2020 Northern Lights Calendar – September Photo

September photo once again shot at the Hurricane River.

The September calendar image was photographed on October 10, 2016 at 2:48 AM over Lake Superior, where the Hurricane river pours into the lake. Hurricane River Campground in Pictured Rocks National Lakeshore. That fall, I was honored to be the Pictured Rocks Artist In Residence for 2016.

For 17 days in October of 2016 I was honored and lucky enough to be the Artist In Residence (AIR) at Pictured Rocks National Lakeshore. It was an amazing experience. You can view my 50 favorite photos from my stay here – Top 50 AIR photos. As AIR the park gives you a place to stay, I chose a cabin out by the Hurricane River, of course, and you spend your time exploring and creating. My goal was to really get to know the park and work for some story telling images and not just the classic overlook spots to celebrate the parks 50th year. I wanted to create at least one image per day and I think I was able to accomplish that.

The cabin I stayed in during the Artist In Residence.
Backing up photos from the day inside the cabin.

In addition the park asks that the AIR do a presentation to the public and donate a printed photograph to hang in the park headquarters. I presented a slide show of images talking about the stories behind them during the parks 50th celebration and also a mini workshop on making better images in the park, especially with phone cameras since that is what many tourists use now days. The image chosen to hang in the office is one of my favorite shots. (see below) And the park superintendent at the time liked it best because it has the cliffs and the lake, plus shows how the shoreline became to be (and still evolves) from the power of the lake in one photo. Informative and educational, not only another pretty picture she said.

Waves crash on the rocks at Mosquito Beach.
Grand Portal Point, Pictured Rocks National Lakeshore

There were only 2 nights where the aurora was active or the skies were not cloudy, however on the morning of day 10 the aurora was out! I don’t remember if I had checked the aurora forecast that day as I didn’t have cell coverage at the cabin and it is spotty throughout the park. (Tip: you can get good coverage at the Grand Sable Lake parking area on the east side of the park.) But most nights it wasn’t cloudy I would check to see if I could see any activity with the lights.

A little before 2:00 AM I woke up and I could see clear skies from the cabin window and thought I saw a glow to the north. So I got dressed and went out for a test shot to see if the lights were active. Sure enough, they were. It was quite chilly out so I grabbed a warmer jacket along with some hand warmers and headed out for some nighttime photography. I walked across the road, county road H58, to see what I could come up with.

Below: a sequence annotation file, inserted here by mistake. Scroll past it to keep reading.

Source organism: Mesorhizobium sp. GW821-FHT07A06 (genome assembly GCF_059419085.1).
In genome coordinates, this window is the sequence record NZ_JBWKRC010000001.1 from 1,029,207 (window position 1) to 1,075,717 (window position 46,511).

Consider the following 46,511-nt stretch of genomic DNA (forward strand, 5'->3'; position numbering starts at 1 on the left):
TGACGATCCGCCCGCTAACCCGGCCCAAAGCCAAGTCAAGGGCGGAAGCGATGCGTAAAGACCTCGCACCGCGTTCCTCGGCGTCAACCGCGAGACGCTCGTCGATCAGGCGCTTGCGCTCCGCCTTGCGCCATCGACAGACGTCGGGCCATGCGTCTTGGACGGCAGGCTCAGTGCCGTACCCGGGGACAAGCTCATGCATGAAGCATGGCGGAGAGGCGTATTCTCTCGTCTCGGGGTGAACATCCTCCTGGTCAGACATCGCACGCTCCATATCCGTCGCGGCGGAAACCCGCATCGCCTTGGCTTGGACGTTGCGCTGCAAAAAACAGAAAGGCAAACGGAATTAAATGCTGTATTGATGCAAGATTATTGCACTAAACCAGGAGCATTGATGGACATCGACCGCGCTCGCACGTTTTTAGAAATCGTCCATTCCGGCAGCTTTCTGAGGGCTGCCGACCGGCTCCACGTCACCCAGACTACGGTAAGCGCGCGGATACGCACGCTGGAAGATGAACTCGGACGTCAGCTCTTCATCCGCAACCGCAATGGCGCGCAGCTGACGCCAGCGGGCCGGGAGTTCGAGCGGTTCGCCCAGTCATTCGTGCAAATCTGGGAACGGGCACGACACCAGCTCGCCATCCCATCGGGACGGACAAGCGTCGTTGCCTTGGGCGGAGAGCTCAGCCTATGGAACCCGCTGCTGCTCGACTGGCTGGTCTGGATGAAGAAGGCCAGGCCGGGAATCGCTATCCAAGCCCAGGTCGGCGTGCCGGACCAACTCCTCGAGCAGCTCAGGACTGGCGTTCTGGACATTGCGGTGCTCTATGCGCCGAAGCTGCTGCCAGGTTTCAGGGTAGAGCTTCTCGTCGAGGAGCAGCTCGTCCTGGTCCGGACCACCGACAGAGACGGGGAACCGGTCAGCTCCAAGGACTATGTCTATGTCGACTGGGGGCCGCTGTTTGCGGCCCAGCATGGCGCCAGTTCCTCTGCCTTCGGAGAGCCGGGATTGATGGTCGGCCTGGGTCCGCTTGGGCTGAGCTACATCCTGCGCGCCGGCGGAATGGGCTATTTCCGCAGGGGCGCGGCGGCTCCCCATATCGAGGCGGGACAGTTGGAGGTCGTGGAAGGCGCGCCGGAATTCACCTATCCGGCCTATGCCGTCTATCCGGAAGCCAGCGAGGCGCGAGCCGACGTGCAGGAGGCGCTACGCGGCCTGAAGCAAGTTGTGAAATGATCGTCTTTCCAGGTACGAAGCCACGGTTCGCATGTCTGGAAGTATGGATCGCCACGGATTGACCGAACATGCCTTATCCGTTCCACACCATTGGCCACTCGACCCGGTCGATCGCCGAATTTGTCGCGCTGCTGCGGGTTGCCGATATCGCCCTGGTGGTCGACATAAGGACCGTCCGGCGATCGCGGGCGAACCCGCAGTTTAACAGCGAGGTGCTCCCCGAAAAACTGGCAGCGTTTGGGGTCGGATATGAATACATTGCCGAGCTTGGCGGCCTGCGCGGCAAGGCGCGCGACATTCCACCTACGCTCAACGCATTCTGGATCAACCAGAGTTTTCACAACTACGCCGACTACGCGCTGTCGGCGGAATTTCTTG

Test shot from the cabin driveway to see if the aurora was active.
I crossed the road for another test shot with less trees blocking the view.
A shot from the overlook just down from the cabin.

I wasn’t happy with any compositions I was working so I decided to drive the short distance down to the Hurricane River area to see what I could photograph in that location. There is a bridge that crosses the river for the hiking trail so I thought I’d try a shot from the bridge using the trees to frame the aurora. There wasn’t a large enough gab in the trees however to see enough of the sky. So I crossed to the west side of the river hoping to maybe work my way up that side of the bank where I had not shot before. The lake was fairly calm and the river wasn’t high so I was able to tuck myself up against the rooty riverbank and have the river in the foreground with the trees framing the lights in the sky. And I didn’t get wet feet! Well not too wet, my daughter laughs that I always end up wet when shooting around water.

View from the bridge crossing the Hurricane River.
Self portrait from the spot the calendar photo was created.

This aurora was not real strong so I used a bit higher ISO, 5000, and a 25 second exposure. This is pushing the limit of not getting star trails, see link on this below, and it gives the lights a more wispy look. However it also lets the camera collect a bit more light in the shadow area for a better exposure of the water and sand in the river. Quite pleased with the image I moved back across the bridge to see if I could find another composition. There was a rock on the beach I was using but not really liking the shot, but I did get kind of a cool self portrait. I shot for a couple hours and was back to the cabin about 4:00 AM to get some more sleep as I planned a long day of hiking later, but not too early. LOL!

Another self portrait down the beach from the river mouth.

Exposure data: ISO 5000, 25 seconds at f/2.8, Nikon D750, Nikon 17-35mm lens at 17mm. My focus point on this lens is over the right side of the infinity symbol ∞ < on the lens at 17mm. Its closer to the center of the symbol if I shoot at 35mm.

If you want to see the scientific data on that day go to this link – HERE

Kp number was 3 when this image was shot.

The Kp Index numbers are not the only info to look at on aurora forecast, however it’s a good place to start. You can find more info on Kp numbers here. KP Info Here.

Here is a link to the Space Weather Prediction Center at the National Oceanic and Atmospheric Administration (NOAA).

What are the northern lights?

People ask is this what lights look like with the naked eye? The short answer is no. It has to do with how human eyes see at night, basically in black and white and not very well. More info here.

Thanks for stopping by. Thanks for sharing! -Bryan